The Chiefs and Broncos squared off twice this season and they split with the Broncos winning on the road in Kansas City and the Chiefs winning in Denver. Two teams who know each other very well and again, it could have gone in either direction. Imagine now, if one of them had pulled off a victory. Better yet, imagine if both the Chiefs and Steelers had both pulled off a victory. The narratives, storylines and atmosphere of AFC Championship Weekend would be completely different.

But, that's not the case. The Patriots and Broncos are in the championship game. It's New England traveling to the Mile High City in an attempt to make their second consecutive Super Bowl. One might think that it's not a huge deal to travel on the road. But, let's look further.

Gillette Stadium opened in 2002 and they've played 118 games there, including playoffs. Their record in those 118 games is 96-18, a winning percentage of .842. Darrelle Revis, who played with New England for a season, said that Gillette Stadium is absolutely electric.

"It goes way long before me," Revis told NESN last year. "Even in my past, when I was on the opposite side, it's always tough to play here. I don't know what it is. It's just very tough to play here. It's to our advantage, it's definitely to our advantage, and we're going to keep using that, using the 12th man, using the crowd. It's just static, man. I don't even know. It could be like, Michael Jackson performing or something, and it's electric when you play at this stadium every Sunday."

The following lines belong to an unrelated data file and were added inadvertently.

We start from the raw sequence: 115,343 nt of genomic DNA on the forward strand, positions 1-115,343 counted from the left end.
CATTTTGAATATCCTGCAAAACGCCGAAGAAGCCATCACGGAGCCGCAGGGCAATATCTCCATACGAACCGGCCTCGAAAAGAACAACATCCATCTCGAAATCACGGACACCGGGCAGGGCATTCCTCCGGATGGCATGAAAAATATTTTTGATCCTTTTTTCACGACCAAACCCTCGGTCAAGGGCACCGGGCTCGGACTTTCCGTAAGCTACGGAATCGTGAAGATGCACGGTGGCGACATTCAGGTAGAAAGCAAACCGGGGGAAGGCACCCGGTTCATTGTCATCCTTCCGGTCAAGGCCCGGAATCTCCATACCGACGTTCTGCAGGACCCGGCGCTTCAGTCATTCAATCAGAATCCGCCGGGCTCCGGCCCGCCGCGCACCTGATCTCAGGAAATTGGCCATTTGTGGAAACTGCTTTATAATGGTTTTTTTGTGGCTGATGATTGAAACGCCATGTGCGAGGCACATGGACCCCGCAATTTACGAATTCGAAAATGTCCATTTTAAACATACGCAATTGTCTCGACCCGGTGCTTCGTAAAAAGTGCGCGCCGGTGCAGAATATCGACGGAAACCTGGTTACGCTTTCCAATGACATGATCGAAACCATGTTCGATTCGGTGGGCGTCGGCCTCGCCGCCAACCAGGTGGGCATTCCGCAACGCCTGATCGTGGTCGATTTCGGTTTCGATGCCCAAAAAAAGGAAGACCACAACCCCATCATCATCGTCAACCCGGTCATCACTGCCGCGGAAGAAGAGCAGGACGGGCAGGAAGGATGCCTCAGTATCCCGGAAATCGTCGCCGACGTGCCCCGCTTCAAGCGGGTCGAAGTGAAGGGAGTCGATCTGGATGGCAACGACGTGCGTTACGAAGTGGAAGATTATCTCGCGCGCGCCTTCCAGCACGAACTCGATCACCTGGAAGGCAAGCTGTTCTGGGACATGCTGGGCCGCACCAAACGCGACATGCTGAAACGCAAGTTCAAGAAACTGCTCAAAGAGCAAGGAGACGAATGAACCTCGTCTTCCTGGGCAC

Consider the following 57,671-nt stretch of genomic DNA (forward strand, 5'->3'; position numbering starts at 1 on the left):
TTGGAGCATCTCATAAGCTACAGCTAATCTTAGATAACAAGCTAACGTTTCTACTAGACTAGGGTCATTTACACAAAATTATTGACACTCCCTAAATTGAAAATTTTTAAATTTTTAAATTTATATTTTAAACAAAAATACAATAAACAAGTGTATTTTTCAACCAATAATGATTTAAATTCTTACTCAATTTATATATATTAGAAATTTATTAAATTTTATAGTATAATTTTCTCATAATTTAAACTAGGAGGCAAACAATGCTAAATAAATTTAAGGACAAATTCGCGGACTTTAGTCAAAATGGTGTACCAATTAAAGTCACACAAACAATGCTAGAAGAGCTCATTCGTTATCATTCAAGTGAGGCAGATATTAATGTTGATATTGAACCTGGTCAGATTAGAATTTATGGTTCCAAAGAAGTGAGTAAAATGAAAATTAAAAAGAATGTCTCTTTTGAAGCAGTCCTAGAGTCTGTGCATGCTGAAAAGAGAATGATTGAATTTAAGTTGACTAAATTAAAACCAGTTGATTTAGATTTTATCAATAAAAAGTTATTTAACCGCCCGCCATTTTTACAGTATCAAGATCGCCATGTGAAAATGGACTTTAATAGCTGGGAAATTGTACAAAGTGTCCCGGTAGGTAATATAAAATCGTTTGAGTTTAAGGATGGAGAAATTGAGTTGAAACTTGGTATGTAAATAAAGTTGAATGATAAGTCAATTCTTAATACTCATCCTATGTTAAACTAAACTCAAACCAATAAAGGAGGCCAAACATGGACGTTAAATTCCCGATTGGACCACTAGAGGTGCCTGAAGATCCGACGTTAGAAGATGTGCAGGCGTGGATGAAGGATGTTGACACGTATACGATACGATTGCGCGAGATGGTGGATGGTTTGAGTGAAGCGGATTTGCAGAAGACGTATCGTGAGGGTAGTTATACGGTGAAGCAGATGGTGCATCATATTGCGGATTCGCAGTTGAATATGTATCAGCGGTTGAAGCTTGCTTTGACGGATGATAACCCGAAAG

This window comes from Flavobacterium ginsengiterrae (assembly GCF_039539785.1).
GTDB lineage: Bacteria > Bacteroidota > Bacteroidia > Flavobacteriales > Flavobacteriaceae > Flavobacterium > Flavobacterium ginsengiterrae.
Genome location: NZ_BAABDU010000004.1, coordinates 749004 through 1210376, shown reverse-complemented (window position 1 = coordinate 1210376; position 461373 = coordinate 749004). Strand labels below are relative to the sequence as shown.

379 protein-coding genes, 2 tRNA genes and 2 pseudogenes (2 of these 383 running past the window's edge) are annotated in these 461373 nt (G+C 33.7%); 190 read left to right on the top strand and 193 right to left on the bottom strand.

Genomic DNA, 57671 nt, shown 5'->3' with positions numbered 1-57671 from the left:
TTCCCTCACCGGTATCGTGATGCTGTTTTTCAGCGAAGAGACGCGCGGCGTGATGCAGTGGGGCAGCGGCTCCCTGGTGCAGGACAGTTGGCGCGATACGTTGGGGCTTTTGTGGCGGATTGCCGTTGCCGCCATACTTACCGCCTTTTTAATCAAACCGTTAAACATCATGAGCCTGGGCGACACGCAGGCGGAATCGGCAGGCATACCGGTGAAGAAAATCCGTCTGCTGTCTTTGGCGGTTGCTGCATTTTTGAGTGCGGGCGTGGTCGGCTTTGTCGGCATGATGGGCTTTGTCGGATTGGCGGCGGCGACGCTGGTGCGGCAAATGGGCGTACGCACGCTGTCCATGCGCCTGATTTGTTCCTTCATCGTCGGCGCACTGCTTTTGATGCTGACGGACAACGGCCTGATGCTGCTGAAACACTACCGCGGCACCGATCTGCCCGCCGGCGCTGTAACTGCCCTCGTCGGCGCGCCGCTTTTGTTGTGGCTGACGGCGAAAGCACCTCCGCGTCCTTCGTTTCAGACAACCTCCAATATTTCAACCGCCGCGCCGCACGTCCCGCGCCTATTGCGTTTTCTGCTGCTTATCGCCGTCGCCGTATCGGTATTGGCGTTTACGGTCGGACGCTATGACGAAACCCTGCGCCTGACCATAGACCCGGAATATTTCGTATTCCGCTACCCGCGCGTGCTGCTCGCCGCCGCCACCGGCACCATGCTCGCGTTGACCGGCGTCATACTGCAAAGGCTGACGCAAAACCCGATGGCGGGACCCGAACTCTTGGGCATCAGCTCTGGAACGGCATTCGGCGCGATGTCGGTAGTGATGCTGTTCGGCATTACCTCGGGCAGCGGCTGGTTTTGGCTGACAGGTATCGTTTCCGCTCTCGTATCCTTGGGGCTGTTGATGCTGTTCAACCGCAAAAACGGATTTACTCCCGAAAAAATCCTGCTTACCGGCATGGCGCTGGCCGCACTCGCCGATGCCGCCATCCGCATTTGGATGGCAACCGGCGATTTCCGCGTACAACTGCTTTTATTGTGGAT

On the flip side, the atmosphere in Denver is just as electric. The stadium sits 5,280 feet above sea level, which is exactly one mile. The altitude plays a key role in the way the oxygen sits in the air, better known as it being thin air, which makes it harder to breathe. Looking at the Patriots, Tom Brady is 2-6 at Sports Authority Field at Mile High.

Rodney Harrison, who played with Brady and is now an analyst on NBC, told the Boston Herald that he truly believes it is because of the altitude.

"It's so hard from a quarterback's perspective. If you're not used to throwing in it, it's different. It's completely different," Harrison said. "And it's completely different as a player. You think you're in shape, you've been training for six or seven months, and you go out there and you're running around the stadium to get warmed up, and you're gasping for air."

He continued by saying that it's a real issue, despite what the coaches may say leading up to the game.

"I think it's a big factor. It's a real issue," he said, "and it affects quarterbacks. A coach dismisses it because he doesn't want the players to consciously think that it's a distraction. But I played out there in the AFC West nine years. I played in Denver every single year. I played against John Elway and all those boys. If you're not used to playing in it, which the opposing team is not used to playing in it, it still affects you."

The final result will be determined in between the lines on Sunday but all of this is important leading up to the game. Of course, we are all tired of the Dolphins playing spoiler the last few weeks of the season. With a playoff drought since 2008, everyone is hungry to get back into the Super Bowl race.

With new head coach Adam Gase leading the charge, things are once again looking up in Miami but can they sustain that momentum when the results are decided on the football field? That remains to be seen. In the meantime, enjoy this weekend and understand that the Dolphins have played a huge role in the AFC Playoffs.

This column was written by Matthew Cannata. Follow him on Twitter!